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The outbreak of the COVID-19 pandemic has caused anxiety for people across the country and all over the world. With fear of this virus looming, it can be overwhelming to try and cope mentally and emotionally, especially with the constant news coverage and current restrictions. Thankfully, there are ways to help those suffering from anxiety and depression, as well as trouble sleeping and increased drug and alcohol use. Here are a few options to help you get through this stressful and uncertain time. 

Manage how you consume your news. For reliable updates and information regarding the virus, refer to sources such as the Centers for Disease Control (CDC) and the World Health Organization (WHO). Otherwise, be cautious of not only the sources, but the time you spend watching or reading the news, including social media. Set time limits throughout your day for when and how long you plan to consume this information and be sure to verify any sources, as false information can spread easily and quickly. 

Follow your regular routine. Wake up early, as you would for work or school, and get your morning started as if it’s a regular day. If you’re working from home, as many of us are, be sure to get dressed in the clothes you would wear to work. Sticking to your daily routine and habits will help you control your own well-being and mental health.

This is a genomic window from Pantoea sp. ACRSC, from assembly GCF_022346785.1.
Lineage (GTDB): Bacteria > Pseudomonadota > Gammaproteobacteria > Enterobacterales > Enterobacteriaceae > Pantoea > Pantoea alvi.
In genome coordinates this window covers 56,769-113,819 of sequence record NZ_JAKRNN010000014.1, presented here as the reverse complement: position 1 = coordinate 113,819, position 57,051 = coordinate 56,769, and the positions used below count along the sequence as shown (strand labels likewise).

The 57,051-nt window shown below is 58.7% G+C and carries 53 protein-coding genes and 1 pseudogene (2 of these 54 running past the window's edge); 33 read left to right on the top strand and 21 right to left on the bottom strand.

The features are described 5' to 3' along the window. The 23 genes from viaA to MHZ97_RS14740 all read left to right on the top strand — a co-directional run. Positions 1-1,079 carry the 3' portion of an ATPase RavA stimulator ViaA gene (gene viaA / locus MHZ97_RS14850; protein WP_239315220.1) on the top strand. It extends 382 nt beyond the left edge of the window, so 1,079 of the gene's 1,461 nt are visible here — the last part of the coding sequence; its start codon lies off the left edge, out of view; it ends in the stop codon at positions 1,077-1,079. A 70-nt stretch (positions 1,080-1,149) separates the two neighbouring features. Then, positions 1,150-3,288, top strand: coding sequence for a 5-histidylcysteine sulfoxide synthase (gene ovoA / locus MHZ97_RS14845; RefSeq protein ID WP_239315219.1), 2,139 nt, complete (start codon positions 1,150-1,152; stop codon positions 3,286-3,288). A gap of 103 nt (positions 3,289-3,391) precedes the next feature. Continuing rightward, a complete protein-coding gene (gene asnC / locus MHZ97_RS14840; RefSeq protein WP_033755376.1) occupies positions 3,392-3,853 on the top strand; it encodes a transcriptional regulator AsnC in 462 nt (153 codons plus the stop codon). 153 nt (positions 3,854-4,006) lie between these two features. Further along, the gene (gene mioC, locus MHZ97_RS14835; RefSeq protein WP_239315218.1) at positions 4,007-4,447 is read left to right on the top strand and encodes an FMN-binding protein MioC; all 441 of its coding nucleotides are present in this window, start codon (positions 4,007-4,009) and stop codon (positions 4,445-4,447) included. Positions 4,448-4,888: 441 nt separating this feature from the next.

Stay physically active. While relaxing and binging your favorite shows might be easy during a quarantine, it’s important for your mental health to get up and get moving. Whether you choose to exercise or simply take a light walk, brain chemicals are released during activity that can help reduce stress and anxiety. Online, you can find thousands of free yoga, dance and other workout videos to help keep you motivated and keep your mind and body healthy.

Stay connected with friends and family. With social distancing in place, it can quickly become lonely without the company of loved ones. But just because you aren’t able to host a family dinner or enjoy a night out with friends, doesn’t mean you can’t connect. With video conferencing or even just a simple phone call, you have everything you need to communicate with others, especially in times of high stress, anxiety or loneliness. Reach out to elderly family members for daily check-ins or a friend you know that may be home alone, as they may be feeling anxious as well.

Be mindful and aware of how you feel. It is important to recognize when you are feeling anxious or depressed so you can figure out how to handle it. Many find mental solace in meditation and breath exercises. Yoga is also a great way to practice mindfulness and relaxation while also staying active. There are many apps and online videos to help with meditation and breathing tactics for managing feelings of panic and worry. You can even pick up a new hobby, such as journaling, drawing, reading or cooking to help de-stress and distract your mind.